I grew up in a semi-religious household. My father was Orthodox; my mother was resentful. It wasn’t that she rejected Jewish beliefs, but she didn’t exactly respect them either. Nowhere was this more evident than in the small kitchen of our Lower East Side apartment. Keeping kosher was a constant source of conflict. Jewish food and related rituals were equally triggering.
There was the case of the misused meat knife. This, and other screwed up silverware arguments, often concluded with my mother in a rage, stabbing cutlery into soil. The failure-to-read-the-ingredients fights were also memorable. My father’s eagle eyes could spot the word “shortening” a mile away. If the word vegetable was not by its side, the unopened package was tossed. Once, upon discovering gelatin in the ingredient list of a blueberry pie, he confronted my mother, waving the box in her face. Pie in hand, my mother tossed the dessert into the air with such force that it rose higher and higher until it landed on the ceiling. The goopy, glue-like gelatinous filling helped the whole pie cling to the paint for at least a minute before it came crashing down, leaving a purple stain as an indelible reminder.
Of all my mother’s religious rebellions, I always thought her Yom Kippur betrayal was the worst. It was the first of many “don’t tell your father,” mother-daughter moments. I was seven years old. Our shul still allowed me to sit downstairs with my father but, if my mother attended services, my father made me sit upstairs with the women.
My mother was zaftig and, between fasting and schvitzing, it was difficult for her to focus on the service. While she shifted in her seat, I kept my eyes fixed on the men swaying below. Spotting my father in his favorite pew, I wished I was next to him, playing with the fringe of his tallis and pretending to understand his sing-song mumbling buzz.
When morning services ended, the congregation poured out of the Bialystoker Synagogue and gathered outside. I was reunited with my father and held his hand as my parents spoke to friends. When it was time to go back in, he passed me back to my mother. Instead of moving toward the staircase with the other women, she lingered outside. I thought she wanted more air, but when almost everyone was inside, she took me by the hand and headed away from the shul. At the corner, instead of turning toward the East River, where we lived, we went the other way.
“I had to get out of there,” she told me. “Are you hungry?” she asked. “Children don’t have to fast you know.” Before I could answer, she said, “I have an idea.” When I asked where we were going she just said, “You’ll see.” We held hands, swinging them and almost skipping past Essex and Orchard where the streets were empty and the stores were all closed for the holidays. In Chinatown, it was business as usual. Grand Street was lined with open crates of sweating fish, wilting vegetables and softening fruit. The smells were a strange blend of toxic and intoxicating.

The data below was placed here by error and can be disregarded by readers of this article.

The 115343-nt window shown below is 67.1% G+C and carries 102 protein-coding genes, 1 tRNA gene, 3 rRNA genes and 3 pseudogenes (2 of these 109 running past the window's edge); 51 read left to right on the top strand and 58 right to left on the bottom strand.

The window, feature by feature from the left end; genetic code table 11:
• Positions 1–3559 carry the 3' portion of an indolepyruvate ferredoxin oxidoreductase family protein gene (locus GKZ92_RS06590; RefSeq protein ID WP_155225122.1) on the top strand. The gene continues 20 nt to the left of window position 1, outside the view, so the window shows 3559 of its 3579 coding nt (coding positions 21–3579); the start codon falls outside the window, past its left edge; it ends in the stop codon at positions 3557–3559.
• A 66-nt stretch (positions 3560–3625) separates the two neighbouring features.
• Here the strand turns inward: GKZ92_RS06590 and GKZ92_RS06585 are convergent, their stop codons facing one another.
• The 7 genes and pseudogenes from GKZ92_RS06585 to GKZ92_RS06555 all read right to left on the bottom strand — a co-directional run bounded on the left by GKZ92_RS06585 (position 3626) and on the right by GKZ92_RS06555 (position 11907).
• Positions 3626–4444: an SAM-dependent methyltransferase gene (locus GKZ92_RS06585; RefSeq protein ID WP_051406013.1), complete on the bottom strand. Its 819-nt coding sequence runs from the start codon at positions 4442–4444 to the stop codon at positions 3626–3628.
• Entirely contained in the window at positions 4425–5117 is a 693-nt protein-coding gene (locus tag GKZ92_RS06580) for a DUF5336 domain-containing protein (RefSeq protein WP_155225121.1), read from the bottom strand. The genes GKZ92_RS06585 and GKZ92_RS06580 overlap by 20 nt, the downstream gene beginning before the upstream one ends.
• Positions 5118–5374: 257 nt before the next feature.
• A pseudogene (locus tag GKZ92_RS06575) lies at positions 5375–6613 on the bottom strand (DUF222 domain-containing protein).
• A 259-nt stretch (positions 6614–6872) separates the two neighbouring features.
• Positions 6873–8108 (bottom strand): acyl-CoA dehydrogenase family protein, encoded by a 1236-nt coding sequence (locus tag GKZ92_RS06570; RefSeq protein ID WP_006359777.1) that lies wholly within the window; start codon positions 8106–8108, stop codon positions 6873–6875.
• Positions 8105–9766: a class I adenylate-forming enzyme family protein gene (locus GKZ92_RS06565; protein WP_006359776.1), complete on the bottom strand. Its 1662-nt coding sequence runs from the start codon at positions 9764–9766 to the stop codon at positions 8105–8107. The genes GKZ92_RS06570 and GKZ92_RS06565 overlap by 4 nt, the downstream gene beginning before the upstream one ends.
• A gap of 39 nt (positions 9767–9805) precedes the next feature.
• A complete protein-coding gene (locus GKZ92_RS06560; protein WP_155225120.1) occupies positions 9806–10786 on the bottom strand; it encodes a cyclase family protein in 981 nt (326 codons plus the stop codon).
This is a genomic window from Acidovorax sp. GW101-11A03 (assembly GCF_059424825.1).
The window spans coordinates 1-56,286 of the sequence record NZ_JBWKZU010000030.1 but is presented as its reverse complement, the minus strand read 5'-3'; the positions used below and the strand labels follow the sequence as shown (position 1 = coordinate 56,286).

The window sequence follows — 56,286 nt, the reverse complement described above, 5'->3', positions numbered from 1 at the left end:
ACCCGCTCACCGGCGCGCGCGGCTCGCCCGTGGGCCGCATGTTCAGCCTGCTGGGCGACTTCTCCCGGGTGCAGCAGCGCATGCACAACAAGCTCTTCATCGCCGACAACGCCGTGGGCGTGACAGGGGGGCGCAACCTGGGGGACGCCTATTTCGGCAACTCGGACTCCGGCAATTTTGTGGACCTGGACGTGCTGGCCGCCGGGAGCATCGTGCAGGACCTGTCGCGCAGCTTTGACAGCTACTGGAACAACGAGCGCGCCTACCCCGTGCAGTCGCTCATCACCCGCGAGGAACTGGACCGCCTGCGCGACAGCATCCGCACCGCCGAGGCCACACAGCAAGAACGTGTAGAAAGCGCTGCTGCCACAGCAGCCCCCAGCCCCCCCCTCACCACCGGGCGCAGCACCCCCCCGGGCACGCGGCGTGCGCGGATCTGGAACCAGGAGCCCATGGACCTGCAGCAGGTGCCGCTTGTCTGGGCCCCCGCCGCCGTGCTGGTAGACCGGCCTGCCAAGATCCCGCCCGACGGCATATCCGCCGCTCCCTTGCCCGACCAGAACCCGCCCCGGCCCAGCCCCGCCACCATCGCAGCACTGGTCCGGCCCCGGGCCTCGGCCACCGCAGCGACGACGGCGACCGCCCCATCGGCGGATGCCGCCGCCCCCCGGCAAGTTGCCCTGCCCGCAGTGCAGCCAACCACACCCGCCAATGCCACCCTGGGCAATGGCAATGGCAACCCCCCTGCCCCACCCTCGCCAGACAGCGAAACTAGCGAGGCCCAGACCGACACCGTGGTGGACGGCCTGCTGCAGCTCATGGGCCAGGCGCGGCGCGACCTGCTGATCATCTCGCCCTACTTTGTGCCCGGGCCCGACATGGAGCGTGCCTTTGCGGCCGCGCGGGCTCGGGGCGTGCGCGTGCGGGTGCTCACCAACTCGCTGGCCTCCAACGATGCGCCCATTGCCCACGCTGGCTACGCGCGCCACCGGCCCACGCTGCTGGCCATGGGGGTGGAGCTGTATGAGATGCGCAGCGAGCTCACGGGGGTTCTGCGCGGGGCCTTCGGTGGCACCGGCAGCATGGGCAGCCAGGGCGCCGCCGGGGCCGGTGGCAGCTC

“Air conditioning,” my mother said with relief, pulling me down some stairs and through the door of a restaurant with dead ducks hanging upside down in the window. On the way to our table, we passed fish tanks with giant goldfish and lobsters. The waiter came with a metal teapot and poured steaming liquid into tiny white cups. I added a stream of sugar and watched as the white granules turned brown, sinking to the bottom like sand in the ocean.
“Don’t tell your father,” my mother said as a plate of Flintstone size ribs arrived at our table. Bones stuck out like handles from the meaty, sticky bars. My mother plucked the biggest one from the pile and held it up to her lips like a smile. I chose a smaller one. It reminded me of a lamb chop, but I knew it wasn’t. It took two hands to hold and smelled so much better. My mother ate a few ribs but I decided to stop at one. We both licked the sweet glaze off our fingers, only using wet-naps to mask the smell. Two red and white striped mints sat on the check. My mother popped one into her mouth and handed me the other. “Freshens the breath,” she said. But I knew it was for covering up our lies.
Later that night, my father came home and broke his fast. Everything was fine until he asked why I wasn’t eating. I just shrugged my shoulders. But my mother, ignoring her own advice, started telling my father what we had done. I stopped breathing and my whole body froze except for my eyes. They teared up and stared at my mother in disbelief. Why? “Damn it Ellen,” my father said, raising his voice at my mother who flinched ever so slightly. His face turned red as he slammed his fists on the table, and again on the door frame, before storming down the hall and into their room. I wanted to go after him but my mother needed me too. Did she mean to tell the truth or was she just being mean?
While the Torah values truth, it values domestic peace even more. Silence was an option. But not for my parents. My father held on to rich traditions. My mother liked testing and tasting things for herself. Although both are gone, the strings of his tallis and the pull of her hand still tethers my ambivalence. This year, I won’t fast on Yom Kippur, but I will do tashlich. As I watch the breadcrumbs take on water, I will reflect on all I have absorbed and the value of knowing my ingredients.
Rochelle Newman-Carrasco has been published in Lilith Magazine, Role Reboot, Ad Age and others. She holds an MFA in Creative Non-Fiction from Antioch University, Los Angeles.